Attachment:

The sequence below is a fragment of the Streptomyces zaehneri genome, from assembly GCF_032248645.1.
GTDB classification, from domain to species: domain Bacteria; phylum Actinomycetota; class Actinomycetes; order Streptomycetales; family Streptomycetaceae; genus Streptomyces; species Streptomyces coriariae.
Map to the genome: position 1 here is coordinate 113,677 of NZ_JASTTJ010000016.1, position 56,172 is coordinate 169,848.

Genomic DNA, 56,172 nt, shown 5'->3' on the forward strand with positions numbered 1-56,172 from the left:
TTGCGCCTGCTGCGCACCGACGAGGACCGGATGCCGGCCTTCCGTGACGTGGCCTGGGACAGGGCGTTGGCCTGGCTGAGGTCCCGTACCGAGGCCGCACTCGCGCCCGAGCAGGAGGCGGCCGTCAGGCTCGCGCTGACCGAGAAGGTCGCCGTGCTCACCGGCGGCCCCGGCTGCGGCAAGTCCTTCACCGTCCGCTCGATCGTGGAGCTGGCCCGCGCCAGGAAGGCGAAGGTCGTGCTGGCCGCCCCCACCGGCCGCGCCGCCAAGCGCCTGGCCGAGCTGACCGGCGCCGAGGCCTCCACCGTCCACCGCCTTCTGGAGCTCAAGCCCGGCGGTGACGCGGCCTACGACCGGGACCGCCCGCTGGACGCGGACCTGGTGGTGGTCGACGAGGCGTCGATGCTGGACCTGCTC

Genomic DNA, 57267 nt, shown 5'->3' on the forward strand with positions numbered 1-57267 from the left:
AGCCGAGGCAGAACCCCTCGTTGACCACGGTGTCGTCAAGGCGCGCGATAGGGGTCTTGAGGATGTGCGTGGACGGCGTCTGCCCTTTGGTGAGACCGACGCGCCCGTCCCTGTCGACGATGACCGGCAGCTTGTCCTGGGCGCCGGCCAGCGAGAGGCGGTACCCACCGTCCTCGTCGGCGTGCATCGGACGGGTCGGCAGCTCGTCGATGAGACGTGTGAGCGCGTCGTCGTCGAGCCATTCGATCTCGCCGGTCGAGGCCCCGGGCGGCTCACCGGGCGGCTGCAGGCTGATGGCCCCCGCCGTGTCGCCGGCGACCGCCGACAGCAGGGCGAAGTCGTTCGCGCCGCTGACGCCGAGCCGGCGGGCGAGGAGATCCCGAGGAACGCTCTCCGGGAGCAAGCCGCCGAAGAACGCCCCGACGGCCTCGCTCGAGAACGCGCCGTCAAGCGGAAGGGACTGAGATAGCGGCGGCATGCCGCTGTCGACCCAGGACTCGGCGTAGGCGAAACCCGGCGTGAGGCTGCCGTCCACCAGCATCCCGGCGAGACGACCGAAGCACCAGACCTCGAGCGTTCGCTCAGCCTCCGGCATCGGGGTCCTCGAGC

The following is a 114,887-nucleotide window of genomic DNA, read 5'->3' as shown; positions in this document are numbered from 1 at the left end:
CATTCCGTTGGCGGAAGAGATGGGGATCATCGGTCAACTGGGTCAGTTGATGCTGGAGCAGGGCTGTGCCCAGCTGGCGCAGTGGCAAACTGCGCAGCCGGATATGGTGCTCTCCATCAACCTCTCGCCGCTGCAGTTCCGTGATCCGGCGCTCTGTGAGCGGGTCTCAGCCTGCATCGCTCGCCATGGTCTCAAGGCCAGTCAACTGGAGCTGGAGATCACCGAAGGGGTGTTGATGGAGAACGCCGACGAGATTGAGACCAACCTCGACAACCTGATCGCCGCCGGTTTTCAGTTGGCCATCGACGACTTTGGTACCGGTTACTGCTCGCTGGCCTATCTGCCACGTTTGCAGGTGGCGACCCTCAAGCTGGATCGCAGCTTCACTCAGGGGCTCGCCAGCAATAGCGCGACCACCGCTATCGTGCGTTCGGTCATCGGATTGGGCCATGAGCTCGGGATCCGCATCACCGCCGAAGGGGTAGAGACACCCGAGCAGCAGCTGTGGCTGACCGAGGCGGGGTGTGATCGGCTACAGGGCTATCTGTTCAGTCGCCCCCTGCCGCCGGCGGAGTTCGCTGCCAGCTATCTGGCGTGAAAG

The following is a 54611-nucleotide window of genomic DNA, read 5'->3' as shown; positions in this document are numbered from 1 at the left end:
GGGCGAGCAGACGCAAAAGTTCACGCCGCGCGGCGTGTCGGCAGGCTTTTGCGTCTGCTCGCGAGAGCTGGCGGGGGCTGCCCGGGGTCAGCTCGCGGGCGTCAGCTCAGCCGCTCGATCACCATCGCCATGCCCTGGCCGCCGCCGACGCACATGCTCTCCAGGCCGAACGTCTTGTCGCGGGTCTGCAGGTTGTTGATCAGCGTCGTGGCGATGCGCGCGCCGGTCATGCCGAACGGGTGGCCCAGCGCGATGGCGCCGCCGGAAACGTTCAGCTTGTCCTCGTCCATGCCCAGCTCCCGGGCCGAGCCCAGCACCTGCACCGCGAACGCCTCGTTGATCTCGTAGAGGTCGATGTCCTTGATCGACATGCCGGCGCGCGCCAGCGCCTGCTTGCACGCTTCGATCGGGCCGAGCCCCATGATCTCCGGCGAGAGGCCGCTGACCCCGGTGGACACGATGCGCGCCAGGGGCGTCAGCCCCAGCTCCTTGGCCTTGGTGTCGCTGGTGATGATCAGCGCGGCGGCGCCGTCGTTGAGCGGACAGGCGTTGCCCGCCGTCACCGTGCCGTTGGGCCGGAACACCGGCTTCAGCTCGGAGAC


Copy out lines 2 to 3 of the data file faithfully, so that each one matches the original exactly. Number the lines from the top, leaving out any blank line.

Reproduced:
GTDB classification, from domain to species: domain Bacteria; phylum Actinomycetota; class Actinomycetes; order Streptomycetales; family Streptomycetaceae; genus Streptomyces; species Streptomyces coriariae.
Map to the genome: position 1 here is coordinate 113,677 of NZ_JASTTJ010000016.1, position 56,172 is coordinate 169,848.